This is why we can’t stop
Developers Still Pursuing Smelter
Aug 28, 2019
“We remain 100 percent committed to the project, and continue to move things forward on our end,” PacWest CEO Jayson Tymko said in an Aug. 23 email to The Miner. “However as we previously stated in January, we are awaiting the necessary zoning change. In February at a key stakeholders meeting we discussed the importance of all groups maintaining their timelines, but unfortunately we continue to wait for the County to rezone. We have completed all necessary work on our end. Unfortunately, six months ago we notified all agencies, that we continue to patiently wait on the resolution of the County plan. Currently our timelines are open.”
The land where the smelter would be located is currently zoned Public Lands. Industrial uses are not permitted on Public Lands. The county has a comprehensive plan amendment to eliminate the Public Land designation countywide that is working its way through various appeals.
Meanwhile, public officials have faced questions at recent meetings over where the smelter project stands.
During the public comment part of the PUD commission meeting in Newport Tuesday, Aug. 20, smelter opponent Phyllis Kardos of the group Responsible Growth*NE Washington said county commissioner Mike Manus had been overheard saying the project was dead in the water, with PUD commission chair Rick Larson overhead expressing a similar viewpoint. She asked Larson about the status of the smelter project.
Larson said the PUD had had no contact with PacWest and that the project was sitting flat.
PUD General manager Colin Willenbrock said that PacWest’s request for power service had not been revoked.
“But we’ve not heard anything for six months,” he said.
PacWest didn’t meet a June deadline for a payment for a Bonneville Power Administration for a facility study. Now the smelter project could farther be down the BPA list, he said, as there growing demand for power in the region.
Kardos said a source inside the state Department of Commerce, the agency that gave PacWest a $300,000 grant to start the project, deemed a project of statewide significance by Democratic Gov. Jay Inslee, told her that PacWest was looking for another site.
Willenbrock said that PacWest is potentially a 105 average megawatts a year customer for the PUD, with the possibility to become a 200-megawatt customer when the second phase is complete. By comparison, Ponderay Newsprint Company, the PUD’s biggest customer, uses 82 average megawatts of electricity a year.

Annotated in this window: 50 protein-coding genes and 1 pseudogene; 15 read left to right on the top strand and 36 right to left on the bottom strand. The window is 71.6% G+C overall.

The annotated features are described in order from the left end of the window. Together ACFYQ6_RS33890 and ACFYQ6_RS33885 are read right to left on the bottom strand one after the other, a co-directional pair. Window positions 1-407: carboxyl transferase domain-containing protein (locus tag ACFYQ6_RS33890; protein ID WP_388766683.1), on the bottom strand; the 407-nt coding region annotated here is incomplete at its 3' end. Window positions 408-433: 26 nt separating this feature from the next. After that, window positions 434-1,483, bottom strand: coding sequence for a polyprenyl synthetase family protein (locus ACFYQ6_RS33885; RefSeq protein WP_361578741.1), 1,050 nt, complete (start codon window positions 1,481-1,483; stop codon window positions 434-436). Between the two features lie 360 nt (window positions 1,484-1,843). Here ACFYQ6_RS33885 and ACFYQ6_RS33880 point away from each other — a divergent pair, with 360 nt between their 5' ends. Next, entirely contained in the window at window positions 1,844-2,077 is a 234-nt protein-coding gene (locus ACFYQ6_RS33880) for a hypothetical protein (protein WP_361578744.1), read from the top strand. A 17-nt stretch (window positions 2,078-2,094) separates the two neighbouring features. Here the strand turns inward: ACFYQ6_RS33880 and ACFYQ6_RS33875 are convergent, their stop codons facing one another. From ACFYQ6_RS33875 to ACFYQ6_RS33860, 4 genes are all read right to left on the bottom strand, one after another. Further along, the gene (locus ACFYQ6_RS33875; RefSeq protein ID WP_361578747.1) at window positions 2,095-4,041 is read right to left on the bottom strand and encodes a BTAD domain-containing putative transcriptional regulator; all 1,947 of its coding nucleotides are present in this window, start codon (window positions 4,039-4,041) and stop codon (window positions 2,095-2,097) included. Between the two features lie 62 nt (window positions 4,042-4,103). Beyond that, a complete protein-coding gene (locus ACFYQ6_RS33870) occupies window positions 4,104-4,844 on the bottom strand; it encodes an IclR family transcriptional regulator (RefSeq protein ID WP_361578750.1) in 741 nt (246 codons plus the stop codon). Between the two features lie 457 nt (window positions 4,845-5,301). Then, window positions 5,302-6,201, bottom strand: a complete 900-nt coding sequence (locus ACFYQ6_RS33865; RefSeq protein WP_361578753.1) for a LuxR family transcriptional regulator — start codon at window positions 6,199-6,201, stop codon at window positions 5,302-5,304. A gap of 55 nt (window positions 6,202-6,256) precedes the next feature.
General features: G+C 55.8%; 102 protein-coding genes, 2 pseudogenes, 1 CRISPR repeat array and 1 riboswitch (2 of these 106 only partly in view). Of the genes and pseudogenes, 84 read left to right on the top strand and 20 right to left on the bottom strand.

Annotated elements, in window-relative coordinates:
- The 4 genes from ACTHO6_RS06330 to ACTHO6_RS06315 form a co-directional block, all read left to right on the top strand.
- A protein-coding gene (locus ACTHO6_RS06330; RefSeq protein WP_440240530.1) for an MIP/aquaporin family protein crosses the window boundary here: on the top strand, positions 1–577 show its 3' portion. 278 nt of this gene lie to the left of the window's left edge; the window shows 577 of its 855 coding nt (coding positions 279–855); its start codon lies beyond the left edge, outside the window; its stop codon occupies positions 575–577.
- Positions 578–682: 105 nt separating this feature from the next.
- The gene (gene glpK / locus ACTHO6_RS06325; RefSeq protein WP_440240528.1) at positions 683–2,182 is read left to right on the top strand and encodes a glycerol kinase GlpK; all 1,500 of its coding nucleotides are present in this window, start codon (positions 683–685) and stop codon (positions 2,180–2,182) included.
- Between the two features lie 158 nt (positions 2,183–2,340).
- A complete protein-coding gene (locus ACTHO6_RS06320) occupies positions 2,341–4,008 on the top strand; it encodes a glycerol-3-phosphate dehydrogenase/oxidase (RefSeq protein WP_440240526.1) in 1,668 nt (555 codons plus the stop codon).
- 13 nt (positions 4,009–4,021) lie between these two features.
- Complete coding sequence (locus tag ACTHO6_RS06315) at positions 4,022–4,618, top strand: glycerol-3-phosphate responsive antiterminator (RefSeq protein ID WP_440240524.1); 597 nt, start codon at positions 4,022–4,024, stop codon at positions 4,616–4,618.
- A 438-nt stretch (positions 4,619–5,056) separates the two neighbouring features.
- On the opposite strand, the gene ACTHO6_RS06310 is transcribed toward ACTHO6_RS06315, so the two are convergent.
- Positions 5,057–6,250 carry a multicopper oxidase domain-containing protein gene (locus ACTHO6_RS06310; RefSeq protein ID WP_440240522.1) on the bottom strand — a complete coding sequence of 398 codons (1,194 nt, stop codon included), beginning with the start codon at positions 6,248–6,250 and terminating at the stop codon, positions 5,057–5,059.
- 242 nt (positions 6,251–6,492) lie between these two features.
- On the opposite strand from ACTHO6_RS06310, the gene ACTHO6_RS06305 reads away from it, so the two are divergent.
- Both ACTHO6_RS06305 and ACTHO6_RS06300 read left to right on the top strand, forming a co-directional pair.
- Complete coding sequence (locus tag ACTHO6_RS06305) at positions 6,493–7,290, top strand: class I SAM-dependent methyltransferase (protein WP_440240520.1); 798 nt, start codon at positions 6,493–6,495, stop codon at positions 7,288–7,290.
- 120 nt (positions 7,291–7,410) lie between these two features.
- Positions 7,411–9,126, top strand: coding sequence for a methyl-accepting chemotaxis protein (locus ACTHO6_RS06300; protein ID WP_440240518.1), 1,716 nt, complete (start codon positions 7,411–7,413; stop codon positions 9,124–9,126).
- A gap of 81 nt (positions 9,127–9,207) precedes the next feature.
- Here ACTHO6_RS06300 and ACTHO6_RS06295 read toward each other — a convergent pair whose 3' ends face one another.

Willenbrock said PacWest and the PUD hadn’t begun to negotiate on a wide range of things needed for the project to move forward. That much power would require infrastructure and would likely require electricity from BPA. Willenbrock said the PUD still had about $300,000 of $500,000 PacWest’s cost reimbursement money left. Pac West had initially agreed to pay $1 million but hasn’t paid the second $500,000, according to the PUD. PacWest could always step up and reapply, Willenbrock said.
Tymko wasn’t concerned about falling behind for a BPA study.
“We have always maintained that we are waiting for the zoning to be completed,” he said in response to a Miner question about the BPA study. “PUD has to make their own independent business decisions. We have spent millions on this site, and it is a prudent decision to wait for the zoning. All the studies have shown that we meet the state requirements for emissions and we eagerly await the zoning changes.”
The zoning change Tymko refers to a a county-wide rezone of all lands currently zoned Public Lands. As part of the county’s comprehensive plan update, the county proposes eliminating the Public Lands designation and rezoning the properties according to the county’s land use grid. They would likely be rezoned similar to nearby land.
That rezone ran into opposition by smelter opponents at the planning commission level, which ultimately recommended last April denying the county’s comp plan amendment to rezone all Public Zone lands.
Since then the county’s determination that the comp plan amendment to rezone would have no significant environmental impact under the State Environmental Protection Act (SEPA) was challenged by Responsible Growth*NE Washington. A county hearings examiner heard the appeal in which both sides were represented by attorneys in late July and said that he didn’t expect to make a decision before the end of August.
The county commissioners have said they won’t move forward with the comprehensive plan amendments until the SEPA case is decided.
Responsible Growth*NEW is also challenging how a public hearing was conducted to take input into the comp plan amendment. Planning commission chairman Norris Boyd had said that the proposed smelter wasn’t what was before the commission and didn’t want it discussed. That violated the Growth Management Act and the State Environmental Policy Act, as well as the First Amendment of the United States Constitution, Responsible Growth*NE Washington maintained.
Responsible Growth*NE Washington and the Citizens Against the Newport Silicon Smelter, lost a Spokane County Superior Court case challenging the sale of land by the county to the PUD, who subsequently sold it to PacWest. The judge ruled that the land sale was proper. That case is under appeal.